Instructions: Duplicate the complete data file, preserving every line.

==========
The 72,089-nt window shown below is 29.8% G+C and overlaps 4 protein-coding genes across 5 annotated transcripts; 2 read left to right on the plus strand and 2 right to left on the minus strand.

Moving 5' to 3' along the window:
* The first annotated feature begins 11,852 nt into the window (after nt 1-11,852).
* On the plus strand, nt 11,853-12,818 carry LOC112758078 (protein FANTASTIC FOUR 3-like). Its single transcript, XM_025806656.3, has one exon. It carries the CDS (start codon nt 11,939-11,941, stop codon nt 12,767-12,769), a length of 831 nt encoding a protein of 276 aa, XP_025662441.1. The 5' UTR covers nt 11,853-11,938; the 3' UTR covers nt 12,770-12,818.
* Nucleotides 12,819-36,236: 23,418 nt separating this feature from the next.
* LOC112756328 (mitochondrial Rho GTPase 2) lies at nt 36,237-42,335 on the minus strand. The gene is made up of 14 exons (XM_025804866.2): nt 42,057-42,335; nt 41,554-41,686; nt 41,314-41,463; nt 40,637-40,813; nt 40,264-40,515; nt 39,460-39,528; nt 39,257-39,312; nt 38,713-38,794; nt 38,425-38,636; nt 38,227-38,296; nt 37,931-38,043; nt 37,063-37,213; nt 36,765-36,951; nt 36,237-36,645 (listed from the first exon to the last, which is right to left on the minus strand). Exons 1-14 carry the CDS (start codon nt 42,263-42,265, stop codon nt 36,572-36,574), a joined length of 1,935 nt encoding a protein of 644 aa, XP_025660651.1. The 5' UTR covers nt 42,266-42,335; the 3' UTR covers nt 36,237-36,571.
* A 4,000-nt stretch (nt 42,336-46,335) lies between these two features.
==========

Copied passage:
The 72,089-nt window shown below is 29.8% G+C and overlaps 4 protein-coding genes across 5 annotated transcripts; 2 read left to right on the plus strand and 2 right to left on the minus strand.

Moving 5' to 3' along the window:
* The first annotated feature begins 11,852 nt into the window (after nt 1-11,852).
* On the plus strand, nt 11,853-12,818 carry LOC112758078 (protein FANTASTIC FOUR 3-like). Its single transcript, XM_025806656.3, has one exon. It carries the CDS (start codon nt 11,939-11,941, stop codon nt 12,767-12,769), a length of 831 nt encoding a protein of 276 aa, XP_025662441.1. The 5' UTR covers nt 11,853-11,938; the 3' UTR covers nt 12,770-12,818.
* Nucleotides 12,819-36,236: 23,418 nt separating this feature from the next.
* LOC112756328 (mitochondrial Rho GTPase 2) lies at nt 36,237-42,335 on the minus strand. The gene is made up of 14 exons (XM_025804866.2): nt 42,057-42,335; nt 41,554-41,686; nt 41,314-41,463; nt 40,637-40,813; nt 40,264-40,515; nt 39,460-39,528; nt 39,257-39,312; nt 38,713-38,794; nt 38,425-38,636; nt 38,227-38,296; nt 37,931-38,043; nt 37,063-37,213; nt 36,765-36,951; nt 36,237-36,645 (listed from the first exon to the last, which is right to left on the minus strand). Exons 1-14 carry the CDS (start codon nt 42,263-42,265, stop codon nt 36,572-36,574), a joined length of 1,935 nt encoding a protein of 644 aa, XP_025660651.1. The 5' UTR covers nt 42,266-42,335; the 3' UTR covers nt 36,237-36,571.
* A 4,000-nt stretch (nt 42,336-46,335) lies between these two features.